SHAME AND GUILT
Shame can be the hardest to disclose but the light of day can help us reclaim who we really are (and actually always were)
At first glance, these two may seem interchangeable. Sometimes we just feel bad in ourselves and it can be hard to put our finger on exactly why. But shame and guilt are very different. Guilt makes us feel bad about something we did or did not do. Often we can put that right, our guilt feelings can be eased and we can learn from the experience.
Unlike Guilt, Shame goes to the core of who we are. It can be the deepest, most painful and hardest to come to terms with, because it means we feel bad about the totality of ourselves. At some point, we got the idea that we are bad, or not good enough: not acceptable as we are. Over the years, this idea can solidify into a belief and then harden into a perceived truth about ourselves. We increasingly feel we need to conceal who we really are, because if we were truly seen, we would be found wanting and rejected. See the work of Brené Brown on Shame and Vulnerability (TED talks and books) for more on this area.
There will be a good reason why we came to believe that we are bad/ not good enough, whether we were told it or deduced it from what did and did not happen in our early lives. This negative view of the self then gets wired into our nervous system, setting up anxiety and adrenal stress. At the same time it acts like a filter on our perceptions of the world: confirming our bad feelings about ourselves, predicting negative outcomes and causing us to shut down and cut off from human connection. We may even stop striving and taking risks for what our rational minds tell us we deserve (because deep down we don’t feel we deserve anything). Instead of enjoying the love, happiness and fulfilment which we all have a right to, we can end up isolated, immobilised and miserable.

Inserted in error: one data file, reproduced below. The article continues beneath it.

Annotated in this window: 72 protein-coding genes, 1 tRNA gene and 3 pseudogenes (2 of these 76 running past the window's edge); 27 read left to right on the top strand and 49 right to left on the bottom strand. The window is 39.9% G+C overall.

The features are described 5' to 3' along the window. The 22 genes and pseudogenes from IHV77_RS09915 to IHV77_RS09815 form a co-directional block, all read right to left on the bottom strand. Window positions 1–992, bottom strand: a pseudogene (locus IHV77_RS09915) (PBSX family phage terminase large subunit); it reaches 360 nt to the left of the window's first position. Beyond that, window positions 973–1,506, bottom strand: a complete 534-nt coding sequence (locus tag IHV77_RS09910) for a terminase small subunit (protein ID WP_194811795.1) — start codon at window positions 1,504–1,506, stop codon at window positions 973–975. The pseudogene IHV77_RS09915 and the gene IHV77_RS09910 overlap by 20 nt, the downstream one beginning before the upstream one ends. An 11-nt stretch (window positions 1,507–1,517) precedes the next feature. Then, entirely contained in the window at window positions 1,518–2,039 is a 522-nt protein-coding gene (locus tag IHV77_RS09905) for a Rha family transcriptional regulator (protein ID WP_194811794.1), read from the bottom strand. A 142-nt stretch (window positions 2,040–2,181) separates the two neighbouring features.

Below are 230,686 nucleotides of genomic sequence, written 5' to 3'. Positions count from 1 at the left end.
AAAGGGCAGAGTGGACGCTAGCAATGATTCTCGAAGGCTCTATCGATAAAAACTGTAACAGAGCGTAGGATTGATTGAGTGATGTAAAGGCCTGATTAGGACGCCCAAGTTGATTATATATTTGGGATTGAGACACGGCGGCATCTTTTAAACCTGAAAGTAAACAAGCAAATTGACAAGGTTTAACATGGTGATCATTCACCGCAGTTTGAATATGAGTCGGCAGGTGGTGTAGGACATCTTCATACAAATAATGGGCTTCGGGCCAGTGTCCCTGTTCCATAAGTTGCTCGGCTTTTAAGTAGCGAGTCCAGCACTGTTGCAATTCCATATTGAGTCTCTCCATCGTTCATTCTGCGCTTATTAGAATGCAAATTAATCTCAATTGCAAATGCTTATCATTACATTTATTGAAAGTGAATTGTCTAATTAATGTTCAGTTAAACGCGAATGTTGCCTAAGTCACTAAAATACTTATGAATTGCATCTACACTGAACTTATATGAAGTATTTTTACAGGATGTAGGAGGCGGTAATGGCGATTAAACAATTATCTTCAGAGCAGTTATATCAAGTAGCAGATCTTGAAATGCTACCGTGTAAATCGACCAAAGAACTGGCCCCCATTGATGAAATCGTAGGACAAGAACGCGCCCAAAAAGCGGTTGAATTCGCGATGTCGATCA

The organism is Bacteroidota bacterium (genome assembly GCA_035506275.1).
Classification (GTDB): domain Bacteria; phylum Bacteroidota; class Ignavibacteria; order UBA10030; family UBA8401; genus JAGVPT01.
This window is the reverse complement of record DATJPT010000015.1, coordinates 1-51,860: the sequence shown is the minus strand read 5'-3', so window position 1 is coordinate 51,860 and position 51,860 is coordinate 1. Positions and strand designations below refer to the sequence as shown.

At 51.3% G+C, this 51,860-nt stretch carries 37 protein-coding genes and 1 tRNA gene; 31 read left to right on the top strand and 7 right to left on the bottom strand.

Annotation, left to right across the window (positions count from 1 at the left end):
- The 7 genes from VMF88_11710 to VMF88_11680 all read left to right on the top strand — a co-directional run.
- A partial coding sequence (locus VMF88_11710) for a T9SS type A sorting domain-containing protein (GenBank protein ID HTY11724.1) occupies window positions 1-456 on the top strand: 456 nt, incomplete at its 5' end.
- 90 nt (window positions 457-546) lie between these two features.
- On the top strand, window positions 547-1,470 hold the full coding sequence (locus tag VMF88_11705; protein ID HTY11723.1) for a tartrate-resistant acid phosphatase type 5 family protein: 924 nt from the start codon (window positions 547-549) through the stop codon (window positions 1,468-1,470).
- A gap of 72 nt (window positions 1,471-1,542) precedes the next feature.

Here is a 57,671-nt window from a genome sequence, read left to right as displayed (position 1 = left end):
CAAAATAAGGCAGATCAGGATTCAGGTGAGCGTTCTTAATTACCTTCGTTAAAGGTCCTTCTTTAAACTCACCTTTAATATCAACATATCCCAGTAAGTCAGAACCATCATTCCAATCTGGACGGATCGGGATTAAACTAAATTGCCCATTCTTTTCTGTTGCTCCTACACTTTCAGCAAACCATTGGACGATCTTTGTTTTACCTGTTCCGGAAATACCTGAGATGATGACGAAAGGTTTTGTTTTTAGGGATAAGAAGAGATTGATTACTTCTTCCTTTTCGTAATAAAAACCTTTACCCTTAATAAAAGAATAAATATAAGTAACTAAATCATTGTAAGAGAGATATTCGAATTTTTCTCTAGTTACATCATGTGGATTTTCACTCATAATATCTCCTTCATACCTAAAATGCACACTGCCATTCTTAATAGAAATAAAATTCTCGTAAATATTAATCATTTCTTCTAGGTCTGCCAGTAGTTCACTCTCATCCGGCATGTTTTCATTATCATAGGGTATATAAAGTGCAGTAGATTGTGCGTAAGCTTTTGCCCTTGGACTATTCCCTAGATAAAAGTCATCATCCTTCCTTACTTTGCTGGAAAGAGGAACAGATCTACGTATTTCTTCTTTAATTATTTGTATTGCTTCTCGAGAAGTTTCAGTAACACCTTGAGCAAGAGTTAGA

A sense of deep shame and self-blame can be burned into us via experiences in early life. This is not natural, we are not born self-critical. Whether circumstances led us to unrealistic expectations of ourselves (which we failed to meet because they were unrealistic and inappropriate), or through neglect or one of the many forms of abuse, the result can be early rejection of ourselves.
Gentle therapy can help to unpick the self-blame and build a more positive sense of self. Hypnotherapy may also play a role, connecting with the unconscious mind and body memory to allow painful feelings to be released at the heart and gut level while the mind is calm. Spiritual healing can help us reclaim a positive sense of self at all levels: mind, body and soul. When the reasons for taking on such a negative, self-punishing view of the self are understood, anxiety and adrenal stress may then be lessened, allowing the mind to open to the possibility that we too deserve happiness. At that point, we can start to discover we have the tools to seek and find it.
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Dissolving the blocks to self-healing
Kathryn Scorza is a skilled Hypnotherapist and Spiritual Healer based in North London.